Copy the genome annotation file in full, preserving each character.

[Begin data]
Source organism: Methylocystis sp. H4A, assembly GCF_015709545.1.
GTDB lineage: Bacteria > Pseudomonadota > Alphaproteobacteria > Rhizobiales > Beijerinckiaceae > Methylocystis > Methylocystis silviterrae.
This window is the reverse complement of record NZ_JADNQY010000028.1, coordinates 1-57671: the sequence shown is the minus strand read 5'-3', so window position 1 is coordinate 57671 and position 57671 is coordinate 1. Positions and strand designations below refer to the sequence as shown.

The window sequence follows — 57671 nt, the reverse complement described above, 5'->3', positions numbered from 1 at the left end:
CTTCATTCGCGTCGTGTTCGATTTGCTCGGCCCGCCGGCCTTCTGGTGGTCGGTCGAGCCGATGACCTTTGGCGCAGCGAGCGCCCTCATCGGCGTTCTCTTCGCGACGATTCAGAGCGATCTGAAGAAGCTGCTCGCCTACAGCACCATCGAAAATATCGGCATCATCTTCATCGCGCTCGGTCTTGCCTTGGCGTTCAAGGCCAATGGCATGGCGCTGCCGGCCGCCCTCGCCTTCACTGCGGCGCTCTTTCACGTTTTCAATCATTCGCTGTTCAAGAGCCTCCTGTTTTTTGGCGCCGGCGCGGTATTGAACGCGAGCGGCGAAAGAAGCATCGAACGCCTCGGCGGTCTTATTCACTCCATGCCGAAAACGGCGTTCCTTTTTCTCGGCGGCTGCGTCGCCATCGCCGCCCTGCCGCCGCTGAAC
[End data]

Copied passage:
Source organism: Methylocystis sp. H4A, assembly GCF_015709545.1.
GTDB lineage: Bacteria > Pseudomonadota > Alphaproteobacteria > Rhizobiales > Beijerinckiaceae > Methylocystis > Methylocystis silviterrae.
This window is the reverse complement of record NZ_JADNQY010000028.1, coordinates 1-57671: the sequence shown is the minus strand read 5'-3', so window position 1 is coordinate 57671 and position 57671 is coordinate 1. Positions and strand designations below refer to the sequence as shown.

The window sequence follows — 57671 nt, the reverse complement described above, 5'->3', positions numbered from 1 at the left end:
CTTCATTCGCGTCGTGTTCGATTTGCTCGGCCCGCCGGCCTTCTGGTGGTCGGTCGAGCCGATGACCTTTGGCGCAGCGAGCGCCCTCATCGGCGTTCTCTTCGCGACGATTCAGAGCGATCTGAAGAAGCTGCTCGCCTACAGCACCATCGAAAATATCGGCATCATCTTCATCGCGCTCGGTCTTGCCTTGGCGTTCAAGGCCAATGGCATGGCGCTGCCGGCCGCCCTCGCCTTCACTGCGGCGCTCTTTCACGTTTTCAATCATTCGCTGTTCAAGAGCCTCCTGTTTTTTGGCGCCGGCGCGGTATTGAACGCGAGCGGCGAAAGAAGCATCGAACGCCTCGGCGGTCTTATTCACTCCATGCCGAAAACGGCGTTCCTTTTTCTCGGCGGCTGCGTCGCCATCGCCGCCCTGCCGCCGCTGAAC